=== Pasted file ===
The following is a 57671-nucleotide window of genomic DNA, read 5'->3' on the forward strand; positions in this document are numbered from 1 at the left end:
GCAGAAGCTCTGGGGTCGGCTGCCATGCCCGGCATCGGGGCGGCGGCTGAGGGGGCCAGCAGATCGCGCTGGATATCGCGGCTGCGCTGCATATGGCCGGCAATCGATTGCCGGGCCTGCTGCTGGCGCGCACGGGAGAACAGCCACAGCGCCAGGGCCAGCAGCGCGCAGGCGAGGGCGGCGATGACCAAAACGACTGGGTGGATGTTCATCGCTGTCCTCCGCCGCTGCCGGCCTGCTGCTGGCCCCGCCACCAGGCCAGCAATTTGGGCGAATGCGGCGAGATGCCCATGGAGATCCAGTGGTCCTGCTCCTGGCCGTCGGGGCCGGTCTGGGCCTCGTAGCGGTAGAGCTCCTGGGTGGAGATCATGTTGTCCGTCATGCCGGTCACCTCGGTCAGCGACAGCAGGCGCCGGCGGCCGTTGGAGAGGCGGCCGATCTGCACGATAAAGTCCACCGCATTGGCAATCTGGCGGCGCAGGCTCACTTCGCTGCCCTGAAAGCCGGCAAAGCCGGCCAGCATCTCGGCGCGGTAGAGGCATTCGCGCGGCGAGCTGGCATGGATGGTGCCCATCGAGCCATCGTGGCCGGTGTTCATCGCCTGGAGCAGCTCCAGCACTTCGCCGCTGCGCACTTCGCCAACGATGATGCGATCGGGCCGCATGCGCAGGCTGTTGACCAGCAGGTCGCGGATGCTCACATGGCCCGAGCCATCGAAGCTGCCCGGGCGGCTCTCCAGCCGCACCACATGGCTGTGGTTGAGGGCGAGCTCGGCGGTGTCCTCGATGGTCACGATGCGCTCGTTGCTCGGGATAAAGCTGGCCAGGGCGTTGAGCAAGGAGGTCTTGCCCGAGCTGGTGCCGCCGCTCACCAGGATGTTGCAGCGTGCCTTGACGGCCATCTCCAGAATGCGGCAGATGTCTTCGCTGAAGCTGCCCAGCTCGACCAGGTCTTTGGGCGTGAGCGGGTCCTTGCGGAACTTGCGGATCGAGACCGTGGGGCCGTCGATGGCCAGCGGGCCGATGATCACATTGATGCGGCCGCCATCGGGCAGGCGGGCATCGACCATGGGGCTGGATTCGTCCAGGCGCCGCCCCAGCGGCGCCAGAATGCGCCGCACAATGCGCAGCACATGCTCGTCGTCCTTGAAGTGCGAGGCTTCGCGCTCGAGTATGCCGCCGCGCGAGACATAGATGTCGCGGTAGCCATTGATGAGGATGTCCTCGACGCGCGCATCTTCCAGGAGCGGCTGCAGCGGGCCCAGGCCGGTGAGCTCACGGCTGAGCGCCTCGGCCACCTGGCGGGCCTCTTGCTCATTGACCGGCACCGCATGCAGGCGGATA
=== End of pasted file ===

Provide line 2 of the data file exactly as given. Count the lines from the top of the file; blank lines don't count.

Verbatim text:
GCAGAAGCTCTGGGGTCGGCTGCCATGCCCGGCATCGGGGCGGCGGCTGAGGGGGCCAGCAGATCGCGCTGGATATCGCGGCTGCGCTGCATATGGCCGGCAATCGATTGCCGGGCCTGCTGCTGGCGCGCACGGGAGAACAGCCACAGCGCCAGGGCCAGCAGCGCGCAGGCGAGGGCGGCGATGACCAAAACGACTGGGTGGATGTTCATCGCTGTCCTCCGCCGCTGCCGGCCTGCTGCTGGCCCCGCCACCAGGCCAGCAATTTGGGCGAATGCGGCGAGATGCCCATGGAGATCCAGTGGTCCTGCTCCTGGCCGTCGGGGCCGGTCTGGGCCTCGTAGCGGTAGAGCTCCTGGGTGGAGATCATGTTGTCCGTCATGCCGGTCACCTCGGTCAGCGACAGCAGGCGCCGGCGGCCGTTGGAGAGGCGGCCGATCTGCACGATAAAGTCCACCGCATTGGCAATCTGGCGGCGCAGGCTCACTTCGCTGCCCTGAAAGCCGGCAAAGCCGGCCAGCATCTCGGCGCGGTAGAGGCATTCGCGCGGCGAGCTGGCATGGATGGTGCCCATCGAGCCATCGTGGCCGGTGTTCATCGCCTGGAGCAGCTCCAGCACTTCGCCGCTGCGCACTTCGCCAACGATGATGCGATCGGGCCGCATGCGCAGGCTGTTGACCAGCAGGTCGCGGATGCTCACATGGCCCGAGCCATCGAAGCTGCCCGGGCGGCTCTCCAGCCGCACCACATGGCTGTGGTTGAGGGCGAGCTCGGCGGTGTCCTCGATGGTCACGATGCGCTCGTTGCTCGGGATAAAGCTGGCCAGGGCGTTGAGCAAGGAGGTCTTGCCCGAGCTGGTGCCGCCGCTCACCAGGATGTTGCAGCGTGCCTTGACGGCCATCTCCAGAATGCGGCAGATGTCTTCGCTGAAGCTGCCCAGCTCGACCAGGTCTTTGGGCGTGAGCGGGTCCTTGCGGAACTTGCGGATCGAGACCGTGGGGCCGTCGATGGCCAGCGGGCCGATGATCACATTGATGCGGCCGCCATCGGGCAGGCGGGCATCGACCATGGGGCTGGATTCGTCCAGGCGCCGCCCCAGCGGCGCCAGAATGCGCCGCACAATGCGCAGCACATGCTCGTCGTCCTTGAAGTGCGAGGCTTCGCGCTCGAGTATGCCGCCGCGCGAGACATAGATGTCGCGGTAGCCATTGATGAGGATGTCCTCGACGCGCGCATCTTCCAGGAGCGGCTGCAGCGGGCCCAGGCCGGTGAGCTCACGGCTGAGCGCCTCGGCCACCTGGCGGGCCTCTTGCTCATTGACCGGCACCGCATGCAGGCGGATA